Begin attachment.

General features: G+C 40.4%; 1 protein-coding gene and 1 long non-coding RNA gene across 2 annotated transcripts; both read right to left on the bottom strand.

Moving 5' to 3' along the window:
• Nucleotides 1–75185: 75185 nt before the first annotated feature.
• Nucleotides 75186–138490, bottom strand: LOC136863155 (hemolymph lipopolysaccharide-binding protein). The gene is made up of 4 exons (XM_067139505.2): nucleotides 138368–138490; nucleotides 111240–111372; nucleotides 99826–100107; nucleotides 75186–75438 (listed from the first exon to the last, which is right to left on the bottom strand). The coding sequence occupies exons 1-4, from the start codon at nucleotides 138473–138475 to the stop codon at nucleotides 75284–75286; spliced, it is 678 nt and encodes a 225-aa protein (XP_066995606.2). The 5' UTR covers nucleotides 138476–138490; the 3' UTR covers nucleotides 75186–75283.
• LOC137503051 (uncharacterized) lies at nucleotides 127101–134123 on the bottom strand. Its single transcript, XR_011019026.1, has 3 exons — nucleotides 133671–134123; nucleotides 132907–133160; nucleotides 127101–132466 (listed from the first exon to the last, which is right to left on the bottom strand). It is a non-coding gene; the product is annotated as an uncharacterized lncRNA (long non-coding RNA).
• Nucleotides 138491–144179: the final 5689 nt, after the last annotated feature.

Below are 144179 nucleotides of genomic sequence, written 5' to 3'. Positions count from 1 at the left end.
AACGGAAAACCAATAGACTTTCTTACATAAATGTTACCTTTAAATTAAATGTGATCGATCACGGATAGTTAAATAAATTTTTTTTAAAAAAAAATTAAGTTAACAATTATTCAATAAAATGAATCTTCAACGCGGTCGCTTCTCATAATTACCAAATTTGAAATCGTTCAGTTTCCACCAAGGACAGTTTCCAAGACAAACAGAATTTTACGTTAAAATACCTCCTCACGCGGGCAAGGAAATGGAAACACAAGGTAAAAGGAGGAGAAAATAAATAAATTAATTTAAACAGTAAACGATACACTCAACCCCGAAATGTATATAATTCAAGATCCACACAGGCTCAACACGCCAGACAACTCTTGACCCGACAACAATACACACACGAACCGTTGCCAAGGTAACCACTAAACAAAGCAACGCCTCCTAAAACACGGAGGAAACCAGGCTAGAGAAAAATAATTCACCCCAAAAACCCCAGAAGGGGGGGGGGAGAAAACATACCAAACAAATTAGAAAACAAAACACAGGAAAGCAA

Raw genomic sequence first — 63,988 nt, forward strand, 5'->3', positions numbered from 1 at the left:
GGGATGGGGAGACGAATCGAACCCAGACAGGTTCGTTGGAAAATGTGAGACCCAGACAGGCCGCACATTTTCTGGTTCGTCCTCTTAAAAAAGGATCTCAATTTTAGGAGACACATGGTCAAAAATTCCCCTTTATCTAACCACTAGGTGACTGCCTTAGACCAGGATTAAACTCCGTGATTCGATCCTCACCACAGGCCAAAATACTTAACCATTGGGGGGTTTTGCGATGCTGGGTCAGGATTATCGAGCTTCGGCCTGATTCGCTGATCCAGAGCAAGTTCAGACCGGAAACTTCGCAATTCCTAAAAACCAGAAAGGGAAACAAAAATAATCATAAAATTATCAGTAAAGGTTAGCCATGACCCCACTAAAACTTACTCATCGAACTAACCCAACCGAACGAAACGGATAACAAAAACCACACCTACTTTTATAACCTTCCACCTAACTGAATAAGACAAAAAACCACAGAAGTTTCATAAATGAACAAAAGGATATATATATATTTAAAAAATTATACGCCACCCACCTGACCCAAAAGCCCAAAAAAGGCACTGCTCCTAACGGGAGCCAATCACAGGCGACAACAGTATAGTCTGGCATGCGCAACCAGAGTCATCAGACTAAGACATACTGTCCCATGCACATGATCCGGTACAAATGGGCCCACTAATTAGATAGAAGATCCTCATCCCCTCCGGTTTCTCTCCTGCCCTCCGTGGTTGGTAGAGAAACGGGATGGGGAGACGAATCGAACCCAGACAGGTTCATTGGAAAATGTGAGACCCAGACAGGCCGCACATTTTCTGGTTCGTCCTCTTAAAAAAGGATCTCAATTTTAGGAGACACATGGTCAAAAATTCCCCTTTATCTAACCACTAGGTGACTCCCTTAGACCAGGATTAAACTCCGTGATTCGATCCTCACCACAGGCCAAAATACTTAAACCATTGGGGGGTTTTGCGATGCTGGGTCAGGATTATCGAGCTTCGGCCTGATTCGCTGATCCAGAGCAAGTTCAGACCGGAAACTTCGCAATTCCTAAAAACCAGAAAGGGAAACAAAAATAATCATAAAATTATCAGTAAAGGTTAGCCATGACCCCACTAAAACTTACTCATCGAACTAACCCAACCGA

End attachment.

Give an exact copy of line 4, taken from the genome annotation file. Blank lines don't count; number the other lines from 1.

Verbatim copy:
• Nucleotides 75186–138490, bottom strand: LOC136863155 (hemolymph lipopolysaccharide-binding protein). The gene is made up of 4 exons (XM_067139505.2): nucleotides 138368–138490; nucleotides 111240–111372; nucleotides 99826–100107; nucleotides 75186–75438 (listed from the first exon to the last, which is right to left on the bottom strand). The coding sequence occupies exons 1-4, from the start codon at nucleotides 138473–138475 to the stop codon at nucleotides 75284–75286; spliced, it is 678 nt and encodes a 225-aa protein (XP_066995606.2). The 5' UTR covers nucleotides 138476–138490; the 3' UTR covers nucleotides 75186–75283.